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Norfolk: Melton Constable

William White's History, Gazetteer, and Directory of Norfolk 1883

[Transcription copyright © Juanita Hadwin]

MELTON CONSTABLE-WITH-BURGH-PARVA forms a fertile parish in Walsingham union, Holt county court district, and petty sessional division, Hindringham polling district of North Norfolk, Norwich bankruptcy district, Holt hundred, Holt rural deanery, and Norwich archdeaconry. It extends from 4½ to 6 miles S.W. by S. of Holt, and 6½ miles E.N.E. of Fakenham, and had 118 inhabitants in 1881, living on 2710 acres; the rateable value is £2806.

Melton Constable has a station on the Eastern Midlands Railway, and since the establishment of the 'plant' or railway works, covering an area of 14 acres, the parish has greatly improved. About 800 acres of Melton Constable are in the park and woods which encompass the handsome mansion of Lord Hastings, the owner of the parish and lord of the manor, which has been held by his family for many centuries. It was granted by the Norman Conquerer to the Bishop of Thetford, of whom it was held by Roger de Lyons, whose descendants assumed the name of Mealton, and sometimes signed themselves De Constable, from the office which they held under the bishop.

The mansion, which has long been the seat of the Astleys, was erected or rebuilt by Sir Jacob Astley, in 1680; but has since undergone many additions and alterations. It is a noble square buildings of brick and stone, with four fronts, and the chapel, grand staircase, and many of the apartments, ceilings, &c., are highly finished. The paintings are numerous and valuable. The park, four miles in circuit, is well stocked with deer, and has been greatly improved during the present century, by plantations and other embellishments. The porters' lodges, and a tower called Belle-Vue, are seen to great advantage in various directions; and the latter contains several elegantly furnished apartments, commanding an extensive prospect of the adjacent country and the ocean, though distant more than ten miles from the coast. The present Lord Hastings has erected extensive paddocks in the park for breeding of thoroughbred horses.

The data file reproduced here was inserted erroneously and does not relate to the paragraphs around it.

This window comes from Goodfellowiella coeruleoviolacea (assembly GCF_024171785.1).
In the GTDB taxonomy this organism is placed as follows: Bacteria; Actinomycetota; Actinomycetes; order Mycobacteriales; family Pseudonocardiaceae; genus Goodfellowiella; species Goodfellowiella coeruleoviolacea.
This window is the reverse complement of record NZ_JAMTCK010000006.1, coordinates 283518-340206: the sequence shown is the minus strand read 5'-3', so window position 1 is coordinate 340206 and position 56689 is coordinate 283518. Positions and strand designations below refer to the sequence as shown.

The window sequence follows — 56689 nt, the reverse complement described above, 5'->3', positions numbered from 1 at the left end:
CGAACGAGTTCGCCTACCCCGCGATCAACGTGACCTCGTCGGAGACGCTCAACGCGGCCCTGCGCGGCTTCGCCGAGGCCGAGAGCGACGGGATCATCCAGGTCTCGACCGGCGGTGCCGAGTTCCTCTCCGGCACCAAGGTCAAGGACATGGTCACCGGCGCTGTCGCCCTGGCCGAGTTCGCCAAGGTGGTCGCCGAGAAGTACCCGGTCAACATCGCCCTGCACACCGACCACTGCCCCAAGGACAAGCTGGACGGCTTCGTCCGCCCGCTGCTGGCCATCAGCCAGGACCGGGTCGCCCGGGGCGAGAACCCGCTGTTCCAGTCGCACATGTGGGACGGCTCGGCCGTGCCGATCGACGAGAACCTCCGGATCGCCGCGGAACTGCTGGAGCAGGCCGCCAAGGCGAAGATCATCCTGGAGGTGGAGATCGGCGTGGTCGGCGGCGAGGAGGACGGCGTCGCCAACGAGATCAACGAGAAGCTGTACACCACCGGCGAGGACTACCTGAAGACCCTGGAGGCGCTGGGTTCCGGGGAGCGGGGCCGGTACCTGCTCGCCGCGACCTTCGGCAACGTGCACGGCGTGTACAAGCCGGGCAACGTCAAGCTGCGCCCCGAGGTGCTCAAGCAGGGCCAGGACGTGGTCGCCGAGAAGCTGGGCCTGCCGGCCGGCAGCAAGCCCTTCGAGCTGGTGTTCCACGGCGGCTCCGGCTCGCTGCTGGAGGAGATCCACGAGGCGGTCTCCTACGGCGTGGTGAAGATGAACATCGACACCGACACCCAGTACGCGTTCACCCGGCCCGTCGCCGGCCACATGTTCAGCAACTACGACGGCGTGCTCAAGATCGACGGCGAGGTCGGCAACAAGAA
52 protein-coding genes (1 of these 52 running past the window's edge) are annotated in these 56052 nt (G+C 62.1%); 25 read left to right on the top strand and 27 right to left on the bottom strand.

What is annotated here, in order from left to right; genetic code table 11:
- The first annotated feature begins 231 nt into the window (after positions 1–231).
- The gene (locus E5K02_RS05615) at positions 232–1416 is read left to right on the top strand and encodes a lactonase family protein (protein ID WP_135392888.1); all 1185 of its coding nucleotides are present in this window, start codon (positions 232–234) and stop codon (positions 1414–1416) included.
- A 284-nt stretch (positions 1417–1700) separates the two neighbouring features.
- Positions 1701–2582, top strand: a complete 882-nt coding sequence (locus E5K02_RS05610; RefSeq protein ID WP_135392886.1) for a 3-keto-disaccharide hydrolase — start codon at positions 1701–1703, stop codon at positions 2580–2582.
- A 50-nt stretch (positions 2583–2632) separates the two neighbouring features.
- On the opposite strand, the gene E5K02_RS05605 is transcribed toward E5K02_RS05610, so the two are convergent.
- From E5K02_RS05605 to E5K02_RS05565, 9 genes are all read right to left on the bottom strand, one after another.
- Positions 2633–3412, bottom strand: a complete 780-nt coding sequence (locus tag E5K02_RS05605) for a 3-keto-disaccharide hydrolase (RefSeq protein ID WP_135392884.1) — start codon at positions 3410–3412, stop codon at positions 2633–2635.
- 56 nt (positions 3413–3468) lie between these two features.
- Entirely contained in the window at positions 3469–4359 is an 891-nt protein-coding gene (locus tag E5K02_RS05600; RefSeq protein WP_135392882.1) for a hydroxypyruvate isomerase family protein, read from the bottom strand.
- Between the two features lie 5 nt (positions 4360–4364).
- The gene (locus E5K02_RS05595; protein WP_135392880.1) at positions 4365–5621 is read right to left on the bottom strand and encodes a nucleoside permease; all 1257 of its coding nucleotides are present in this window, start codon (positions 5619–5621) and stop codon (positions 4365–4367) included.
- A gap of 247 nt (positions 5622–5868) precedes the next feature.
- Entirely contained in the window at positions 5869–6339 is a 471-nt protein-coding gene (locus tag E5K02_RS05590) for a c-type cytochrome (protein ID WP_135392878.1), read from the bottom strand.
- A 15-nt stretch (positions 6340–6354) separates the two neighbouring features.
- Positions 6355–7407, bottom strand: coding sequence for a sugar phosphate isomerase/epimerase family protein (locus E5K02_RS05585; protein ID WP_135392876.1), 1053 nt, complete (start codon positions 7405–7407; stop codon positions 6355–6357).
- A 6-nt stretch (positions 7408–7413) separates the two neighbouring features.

The CHURCH (St. Peter) stands half a mile from the house, and comprises nave, chancel, south porch, chapel, and low square tower between the nave and chancel, containing one bell. The south chapel, with the vault beneath it, was built by Sir Jacob Astley in 1681. The east window is filled with beautiful stained glass, representing the Crucifixion, inserted by Miss Blanch Astley, in memory of her brother, Lord Hastings, who died in 1859. The Register dates from 1561.

The rectory, valued in the King's Book at £6, is now worth £242, with that of Burgh Parva annexed, having been augmented in 1722-3 with £200 given by Sir Jacob Astley, and £200 of Queen Anne's Bounty, invested in land at Briston. It is in the patronage of Lord Hastings, and incumbency of the Rev. Charles Norris, B.A., who has here 35 acres of glebe, and is also vicar of Briston, where he resides.